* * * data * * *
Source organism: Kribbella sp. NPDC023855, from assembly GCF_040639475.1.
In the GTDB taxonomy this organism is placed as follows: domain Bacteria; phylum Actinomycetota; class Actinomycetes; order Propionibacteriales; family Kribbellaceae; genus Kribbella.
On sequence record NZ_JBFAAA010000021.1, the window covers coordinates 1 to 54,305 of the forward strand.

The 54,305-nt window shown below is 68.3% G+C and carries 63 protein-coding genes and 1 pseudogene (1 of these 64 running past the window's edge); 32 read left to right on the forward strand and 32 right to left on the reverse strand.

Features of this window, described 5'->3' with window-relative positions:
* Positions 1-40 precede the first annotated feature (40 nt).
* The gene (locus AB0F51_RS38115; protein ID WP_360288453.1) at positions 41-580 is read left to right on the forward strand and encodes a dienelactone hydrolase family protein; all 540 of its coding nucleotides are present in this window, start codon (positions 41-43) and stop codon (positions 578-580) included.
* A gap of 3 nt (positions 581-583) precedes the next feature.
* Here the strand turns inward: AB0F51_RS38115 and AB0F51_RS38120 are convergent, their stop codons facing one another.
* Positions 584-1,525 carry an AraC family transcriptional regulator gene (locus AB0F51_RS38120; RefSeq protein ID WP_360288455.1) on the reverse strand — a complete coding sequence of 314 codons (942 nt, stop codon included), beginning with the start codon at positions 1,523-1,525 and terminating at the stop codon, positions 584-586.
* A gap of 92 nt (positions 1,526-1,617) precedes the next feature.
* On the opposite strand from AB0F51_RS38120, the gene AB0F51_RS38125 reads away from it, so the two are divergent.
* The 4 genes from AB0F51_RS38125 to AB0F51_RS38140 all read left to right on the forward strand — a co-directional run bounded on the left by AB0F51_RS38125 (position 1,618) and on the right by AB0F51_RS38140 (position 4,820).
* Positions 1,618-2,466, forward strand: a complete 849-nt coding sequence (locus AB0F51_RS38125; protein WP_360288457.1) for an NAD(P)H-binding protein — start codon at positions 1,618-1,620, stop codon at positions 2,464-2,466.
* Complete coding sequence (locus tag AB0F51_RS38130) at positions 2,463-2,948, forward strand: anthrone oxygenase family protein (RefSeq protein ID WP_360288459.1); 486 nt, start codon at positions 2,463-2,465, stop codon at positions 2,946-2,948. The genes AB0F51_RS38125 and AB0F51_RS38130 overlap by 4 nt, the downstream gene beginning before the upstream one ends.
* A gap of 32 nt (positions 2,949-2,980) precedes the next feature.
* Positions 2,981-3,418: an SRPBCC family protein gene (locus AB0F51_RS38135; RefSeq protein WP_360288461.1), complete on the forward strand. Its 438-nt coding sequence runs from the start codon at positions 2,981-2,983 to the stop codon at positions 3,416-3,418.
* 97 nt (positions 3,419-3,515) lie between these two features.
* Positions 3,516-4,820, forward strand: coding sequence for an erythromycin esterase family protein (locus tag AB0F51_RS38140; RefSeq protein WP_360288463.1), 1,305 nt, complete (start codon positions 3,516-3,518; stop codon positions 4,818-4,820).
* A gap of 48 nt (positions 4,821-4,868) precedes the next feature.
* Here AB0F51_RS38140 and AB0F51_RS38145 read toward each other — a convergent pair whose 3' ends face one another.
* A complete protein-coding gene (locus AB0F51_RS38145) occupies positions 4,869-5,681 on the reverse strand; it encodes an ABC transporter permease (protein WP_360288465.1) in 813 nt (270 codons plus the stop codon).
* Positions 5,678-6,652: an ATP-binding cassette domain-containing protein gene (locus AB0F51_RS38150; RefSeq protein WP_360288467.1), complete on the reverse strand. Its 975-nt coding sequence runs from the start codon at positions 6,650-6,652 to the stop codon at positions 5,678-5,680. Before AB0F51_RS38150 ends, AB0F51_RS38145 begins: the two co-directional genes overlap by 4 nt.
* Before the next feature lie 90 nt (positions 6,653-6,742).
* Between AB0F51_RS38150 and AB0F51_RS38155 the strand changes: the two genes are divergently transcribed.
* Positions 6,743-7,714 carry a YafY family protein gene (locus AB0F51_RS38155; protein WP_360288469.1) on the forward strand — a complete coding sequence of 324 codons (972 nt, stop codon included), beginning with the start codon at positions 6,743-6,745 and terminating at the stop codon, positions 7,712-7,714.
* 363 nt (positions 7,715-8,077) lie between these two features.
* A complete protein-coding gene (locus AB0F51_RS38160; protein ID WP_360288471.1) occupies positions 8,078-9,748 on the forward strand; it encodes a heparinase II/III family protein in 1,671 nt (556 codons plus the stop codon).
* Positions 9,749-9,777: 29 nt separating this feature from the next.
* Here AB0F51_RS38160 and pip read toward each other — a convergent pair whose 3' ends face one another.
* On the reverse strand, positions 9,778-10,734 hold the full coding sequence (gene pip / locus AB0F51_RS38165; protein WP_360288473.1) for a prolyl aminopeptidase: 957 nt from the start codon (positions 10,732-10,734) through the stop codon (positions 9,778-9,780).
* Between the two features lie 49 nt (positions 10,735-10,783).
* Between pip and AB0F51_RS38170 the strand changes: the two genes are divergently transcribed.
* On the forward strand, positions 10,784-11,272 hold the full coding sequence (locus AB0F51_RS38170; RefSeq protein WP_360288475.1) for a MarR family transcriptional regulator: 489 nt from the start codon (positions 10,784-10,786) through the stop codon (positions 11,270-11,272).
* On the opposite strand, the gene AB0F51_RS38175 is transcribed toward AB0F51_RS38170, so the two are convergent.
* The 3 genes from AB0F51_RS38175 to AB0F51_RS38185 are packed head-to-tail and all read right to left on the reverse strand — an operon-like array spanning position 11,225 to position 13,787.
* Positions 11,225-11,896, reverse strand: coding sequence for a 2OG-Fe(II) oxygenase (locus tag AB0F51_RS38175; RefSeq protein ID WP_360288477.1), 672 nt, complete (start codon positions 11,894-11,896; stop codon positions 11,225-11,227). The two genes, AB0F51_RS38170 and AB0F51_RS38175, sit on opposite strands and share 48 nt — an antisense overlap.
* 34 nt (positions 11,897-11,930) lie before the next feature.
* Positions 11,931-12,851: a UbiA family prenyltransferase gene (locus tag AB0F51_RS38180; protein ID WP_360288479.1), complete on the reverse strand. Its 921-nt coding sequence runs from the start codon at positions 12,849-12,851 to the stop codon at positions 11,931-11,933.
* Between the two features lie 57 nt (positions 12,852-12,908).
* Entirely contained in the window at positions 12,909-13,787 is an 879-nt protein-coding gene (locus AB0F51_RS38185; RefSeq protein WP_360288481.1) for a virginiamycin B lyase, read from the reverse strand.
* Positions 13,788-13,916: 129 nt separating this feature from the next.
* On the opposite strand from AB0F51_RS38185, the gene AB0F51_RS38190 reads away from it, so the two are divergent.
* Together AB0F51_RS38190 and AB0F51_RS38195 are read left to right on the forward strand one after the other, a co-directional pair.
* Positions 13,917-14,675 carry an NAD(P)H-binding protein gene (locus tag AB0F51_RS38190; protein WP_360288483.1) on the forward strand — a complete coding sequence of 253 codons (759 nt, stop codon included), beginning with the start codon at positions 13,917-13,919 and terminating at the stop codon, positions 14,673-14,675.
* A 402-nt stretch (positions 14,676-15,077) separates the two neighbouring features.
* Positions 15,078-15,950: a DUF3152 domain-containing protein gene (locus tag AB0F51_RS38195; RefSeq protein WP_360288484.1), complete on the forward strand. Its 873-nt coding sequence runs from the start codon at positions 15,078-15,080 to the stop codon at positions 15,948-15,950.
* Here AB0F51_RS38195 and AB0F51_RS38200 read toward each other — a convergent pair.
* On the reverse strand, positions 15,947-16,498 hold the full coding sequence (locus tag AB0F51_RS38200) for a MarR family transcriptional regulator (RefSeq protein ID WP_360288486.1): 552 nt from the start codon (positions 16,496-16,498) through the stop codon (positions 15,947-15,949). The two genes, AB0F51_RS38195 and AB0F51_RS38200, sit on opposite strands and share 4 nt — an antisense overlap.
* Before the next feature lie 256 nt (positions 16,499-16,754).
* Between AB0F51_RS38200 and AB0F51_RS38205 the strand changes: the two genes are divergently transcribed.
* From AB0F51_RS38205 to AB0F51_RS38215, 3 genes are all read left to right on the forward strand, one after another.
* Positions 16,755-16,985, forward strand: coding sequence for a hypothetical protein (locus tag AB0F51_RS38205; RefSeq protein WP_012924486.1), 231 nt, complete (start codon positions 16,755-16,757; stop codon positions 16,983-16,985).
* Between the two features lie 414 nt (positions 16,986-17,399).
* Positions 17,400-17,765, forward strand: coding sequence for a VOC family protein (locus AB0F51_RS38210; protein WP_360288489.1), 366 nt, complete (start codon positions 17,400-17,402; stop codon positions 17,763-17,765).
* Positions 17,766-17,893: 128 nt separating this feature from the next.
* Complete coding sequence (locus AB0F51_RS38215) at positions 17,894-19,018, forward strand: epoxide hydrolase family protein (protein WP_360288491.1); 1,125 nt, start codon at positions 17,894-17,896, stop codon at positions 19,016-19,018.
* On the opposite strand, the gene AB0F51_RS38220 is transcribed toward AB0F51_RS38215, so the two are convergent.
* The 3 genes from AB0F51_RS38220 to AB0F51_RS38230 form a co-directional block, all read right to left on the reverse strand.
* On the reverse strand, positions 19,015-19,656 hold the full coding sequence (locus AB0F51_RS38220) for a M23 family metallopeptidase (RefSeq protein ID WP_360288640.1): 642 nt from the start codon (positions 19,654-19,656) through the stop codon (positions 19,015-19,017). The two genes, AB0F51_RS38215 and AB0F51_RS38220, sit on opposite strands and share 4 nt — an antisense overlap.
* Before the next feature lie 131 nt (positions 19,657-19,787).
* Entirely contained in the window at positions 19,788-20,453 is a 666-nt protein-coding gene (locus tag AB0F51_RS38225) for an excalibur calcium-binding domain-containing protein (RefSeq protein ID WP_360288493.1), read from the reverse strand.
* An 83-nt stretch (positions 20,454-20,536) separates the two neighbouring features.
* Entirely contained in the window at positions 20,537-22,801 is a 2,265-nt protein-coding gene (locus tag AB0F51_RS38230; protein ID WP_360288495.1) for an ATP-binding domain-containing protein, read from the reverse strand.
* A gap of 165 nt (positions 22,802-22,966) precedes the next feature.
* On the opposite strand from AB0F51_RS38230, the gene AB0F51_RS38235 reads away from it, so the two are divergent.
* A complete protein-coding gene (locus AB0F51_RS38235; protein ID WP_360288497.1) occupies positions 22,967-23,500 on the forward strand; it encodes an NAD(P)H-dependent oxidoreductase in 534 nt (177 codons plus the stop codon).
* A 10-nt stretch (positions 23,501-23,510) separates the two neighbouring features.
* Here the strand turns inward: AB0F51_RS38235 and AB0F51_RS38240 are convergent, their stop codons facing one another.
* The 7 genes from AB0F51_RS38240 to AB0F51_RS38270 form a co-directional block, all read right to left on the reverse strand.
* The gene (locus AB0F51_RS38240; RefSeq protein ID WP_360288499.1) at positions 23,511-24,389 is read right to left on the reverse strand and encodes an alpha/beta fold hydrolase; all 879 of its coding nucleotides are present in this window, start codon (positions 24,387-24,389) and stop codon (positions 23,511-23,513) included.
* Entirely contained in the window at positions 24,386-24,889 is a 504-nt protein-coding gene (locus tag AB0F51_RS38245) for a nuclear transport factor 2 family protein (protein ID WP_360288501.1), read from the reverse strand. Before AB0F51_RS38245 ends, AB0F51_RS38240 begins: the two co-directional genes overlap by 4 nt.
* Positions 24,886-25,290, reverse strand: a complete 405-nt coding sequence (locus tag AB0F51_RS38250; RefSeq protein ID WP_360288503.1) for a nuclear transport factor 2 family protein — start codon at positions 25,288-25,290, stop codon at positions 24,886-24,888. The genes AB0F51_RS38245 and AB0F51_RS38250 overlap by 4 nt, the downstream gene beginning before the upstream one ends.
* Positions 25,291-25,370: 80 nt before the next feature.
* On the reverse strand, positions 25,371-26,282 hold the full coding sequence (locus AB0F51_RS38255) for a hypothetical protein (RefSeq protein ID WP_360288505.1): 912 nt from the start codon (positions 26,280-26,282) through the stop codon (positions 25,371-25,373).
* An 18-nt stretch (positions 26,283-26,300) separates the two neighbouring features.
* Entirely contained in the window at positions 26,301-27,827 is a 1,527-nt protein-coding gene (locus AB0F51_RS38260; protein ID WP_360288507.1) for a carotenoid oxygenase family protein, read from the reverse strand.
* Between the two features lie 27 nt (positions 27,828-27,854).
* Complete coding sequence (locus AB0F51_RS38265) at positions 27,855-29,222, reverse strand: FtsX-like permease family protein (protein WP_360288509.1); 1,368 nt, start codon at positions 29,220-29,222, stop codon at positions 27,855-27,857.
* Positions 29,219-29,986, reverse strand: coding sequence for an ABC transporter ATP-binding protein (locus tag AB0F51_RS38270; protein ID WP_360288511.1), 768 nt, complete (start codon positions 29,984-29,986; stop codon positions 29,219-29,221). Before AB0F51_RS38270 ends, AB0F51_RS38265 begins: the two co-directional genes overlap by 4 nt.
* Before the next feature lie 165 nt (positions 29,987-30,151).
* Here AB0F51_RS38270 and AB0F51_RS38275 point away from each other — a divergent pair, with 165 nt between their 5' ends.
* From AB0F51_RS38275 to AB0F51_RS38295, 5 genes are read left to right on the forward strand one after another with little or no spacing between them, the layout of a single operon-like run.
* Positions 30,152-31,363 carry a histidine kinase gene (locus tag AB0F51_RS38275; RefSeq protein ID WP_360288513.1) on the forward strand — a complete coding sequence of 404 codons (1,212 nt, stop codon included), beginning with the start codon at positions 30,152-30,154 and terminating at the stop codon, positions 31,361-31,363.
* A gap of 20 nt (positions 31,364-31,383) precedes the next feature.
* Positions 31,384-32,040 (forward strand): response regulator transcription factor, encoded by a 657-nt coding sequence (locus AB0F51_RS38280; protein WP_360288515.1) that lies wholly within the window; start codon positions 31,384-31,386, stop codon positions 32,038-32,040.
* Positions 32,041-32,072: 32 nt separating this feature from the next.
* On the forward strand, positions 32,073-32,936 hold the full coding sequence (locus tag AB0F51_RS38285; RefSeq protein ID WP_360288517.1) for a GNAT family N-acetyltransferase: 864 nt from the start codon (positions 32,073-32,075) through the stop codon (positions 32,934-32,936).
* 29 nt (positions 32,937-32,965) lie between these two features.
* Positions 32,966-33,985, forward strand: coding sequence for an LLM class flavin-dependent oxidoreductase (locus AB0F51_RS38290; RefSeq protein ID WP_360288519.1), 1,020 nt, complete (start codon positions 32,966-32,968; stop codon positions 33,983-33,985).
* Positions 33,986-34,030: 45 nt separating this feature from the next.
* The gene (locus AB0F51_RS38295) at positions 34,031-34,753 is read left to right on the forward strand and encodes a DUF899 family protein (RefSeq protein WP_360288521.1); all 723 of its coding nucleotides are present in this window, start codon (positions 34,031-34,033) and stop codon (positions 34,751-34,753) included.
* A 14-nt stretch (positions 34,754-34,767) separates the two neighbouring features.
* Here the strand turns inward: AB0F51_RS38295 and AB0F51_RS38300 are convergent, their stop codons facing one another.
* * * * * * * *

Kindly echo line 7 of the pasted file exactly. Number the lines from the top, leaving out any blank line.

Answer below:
* The gene (locus AB0F51_RS38115; protein ID WP_360288453.1) at positions 41-580 is read left to right on the forward strand and encodes a dienelactone hydrolase family protein; all 540 of its coding nucleotides are present in this window, start codon (positions 41-43) and stop codon (positions 578-580) included.